Alternative pre-mRNA splicing
of ion channels


WP3: Regulation of splice site selection by Ca++ concentration-dependent phosphorylation of splicing factors

WP3: Regulation of splice site selection by Ca++ concentration-dependent phosphorylation of splicing factors

Scientific team: Ilona Rafalska, Zhayi Zhang, Bettina Heinrich, Shivendra Kishore, Natalya Benderskaya, Tatyana Novoyatleva, Yesheng Tang, Stefan Stamm

Objectives: To

  1. determine which Ca++ dependent kinase(s) is responsible for the observed hyperphosphorylation of a subset of SR-proteins, especially TRA2-beta1, in brain ischemia, to identify the phosphorylation sites, to determine the phosphorylation-dependent interactions with other splicing factors and
  2. target RNAs, to determine
  3. the influence of trkB-T1-activity dependent Ca++ fluctuations on alternative splicing.

Description of the work: Our previous work showed that several SR-proteins, among them tra2-beta1, are hyperphosphorylated after ischemia, and to a smaller extent following the neuronal activity burst during seizures. This hyperphosphorylation is caused by unknown Ca++-dependent kinases after an increase in the intracellular calcium concentration and results in a change of splice site selection and the cytosolic accumulation of normally nuclear splicing factors.
In aim 1, Ca++ dependent kinases will be identified by a) using commercially available panels of kinase inhibitors and b) cotransfection of the respective kinase(s). The hyperphosphorylation and cytosolic accumulation of EGFP-tagged splicing factors will be determined by PAGE and real-time fluorescent microscopy (WP5), respectively. Once the kinase is identified, GFP-tagged versions of splicing factors will be expressed in cells, isolated by immunoprecipitation and the phosphorylation sites will be determined by mass-spectroscopy (WP4). Using this information, mutants lacking phosphorylation properties (S,T->A, V; Y->F) or mimicking phosphorylation sites (A->E) will be constructed and phospho-specific antibodies generated. These mutant/wild type constructs will be transfected, immunoprecipitated and phosphorylation dependent interaction detected by mass-spectroscopy. In parallel, phosphorylation dependent interaction will be determined by the the yeast three-hybrid system, using the kinase to determine binding between SR-proteins and potentially novel interactors.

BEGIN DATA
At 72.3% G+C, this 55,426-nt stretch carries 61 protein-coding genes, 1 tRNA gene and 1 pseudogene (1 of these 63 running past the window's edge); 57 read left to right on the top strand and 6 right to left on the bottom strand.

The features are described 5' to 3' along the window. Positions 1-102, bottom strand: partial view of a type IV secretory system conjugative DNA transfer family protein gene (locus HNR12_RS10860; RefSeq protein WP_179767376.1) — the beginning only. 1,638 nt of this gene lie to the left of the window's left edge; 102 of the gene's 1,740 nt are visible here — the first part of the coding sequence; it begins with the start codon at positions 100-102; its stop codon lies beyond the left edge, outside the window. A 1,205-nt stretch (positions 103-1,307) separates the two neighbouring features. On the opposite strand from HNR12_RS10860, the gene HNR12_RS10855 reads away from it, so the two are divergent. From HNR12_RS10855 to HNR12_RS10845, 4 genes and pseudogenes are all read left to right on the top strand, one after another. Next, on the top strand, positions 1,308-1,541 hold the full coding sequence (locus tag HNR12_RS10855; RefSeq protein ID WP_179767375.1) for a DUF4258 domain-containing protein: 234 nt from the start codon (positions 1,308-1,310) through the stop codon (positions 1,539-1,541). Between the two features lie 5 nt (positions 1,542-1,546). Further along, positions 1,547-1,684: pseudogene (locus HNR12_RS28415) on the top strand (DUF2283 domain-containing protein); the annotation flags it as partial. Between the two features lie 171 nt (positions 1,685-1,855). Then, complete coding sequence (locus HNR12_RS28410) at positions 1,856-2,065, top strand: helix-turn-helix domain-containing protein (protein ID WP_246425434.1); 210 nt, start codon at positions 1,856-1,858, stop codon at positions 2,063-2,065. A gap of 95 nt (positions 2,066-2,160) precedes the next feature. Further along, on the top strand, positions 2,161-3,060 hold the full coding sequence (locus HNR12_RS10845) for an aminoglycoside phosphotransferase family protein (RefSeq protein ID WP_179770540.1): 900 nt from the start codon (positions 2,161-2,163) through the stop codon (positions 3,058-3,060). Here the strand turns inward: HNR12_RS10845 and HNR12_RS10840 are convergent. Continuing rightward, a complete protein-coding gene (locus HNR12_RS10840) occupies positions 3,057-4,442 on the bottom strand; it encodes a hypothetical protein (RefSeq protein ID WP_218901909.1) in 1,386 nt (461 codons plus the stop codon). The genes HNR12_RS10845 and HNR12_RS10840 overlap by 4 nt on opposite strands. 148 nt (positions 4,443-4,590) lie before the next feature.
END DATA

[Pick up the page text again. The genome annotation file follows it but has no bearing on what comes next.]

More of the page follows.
In aim 2, the target genes of the splicing factors will be determined by cross-linking and immunoprecipitation (CLIP) and compared with the CLIP results obtained from phosphorylated splicing factors. First, we will use over expression of GFP-tagged proteins for CLIP analysis. Then, we will use the endogenous proteins in primary neuronal cultures. Putative target genes identified by CLIP, preferentially ion channels will be cloned in frame with GFP reporters, resulting in splice site selection dependent GFP expression. These reporters will be tested in response to Ca++ concentration changes, inhibition of Ca++ dependent kinases and/or in cell lines lacking these kinases. In a parallel approach, we will directly test minigenes generated in WP1 containing the tra2-beta1 binding site GHVVGANR for their tra2-beta1 dependence. Calcium is a common second messenger, controlled by the acetylcholinesterase variant AChE-R through RACK1 (WP6) and released after BDNF binding to trkB-T1 (WP5).
In aim 3
, we will use these systems to manipulate Ca++ levels and determine their effect on tra2-beta, AChE-R and trk-B splice site selection, as well as on genes identified in WP1. These experiments will show how a Ca++ signal changes the phosphorylation status of splicing regulatory proteins and which genes are affected by this regulation.

Previous work related to the project:
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Stoilov, P., et al., Human tra2-beta1 autoregulates its protein concentration by influencing alternative splicing of its pre-mRNA. Hum Mol Genet, 2004. 13: p. 509-524.

Daoud, R., et al., Ischemia induces a translocation of the splicing factor tra2-beta1 and changes alternative splicing patterns in the brain. J. Neurosci., 2002. 22: p. 5889-5899.

Stamm, S., Signals and their transduction pathways regulating alternative splicing: a new dimension of the human genome. Hum. Mol. Genet., 2002. 11: p. 2409-2416.

Hartmann, A.M., et al., Regulation of alternative splicing of human tau exon 10 by phosphorylation of splicing factors. Mol Cell Neurosci, 2001. 18(1): p. 80-90.

Daoud, R., et al., Activity-dependent regulation of alternative splicing patterns in the rat brain. Eur J Neurosci, 1999. 11(3): p. 788-802.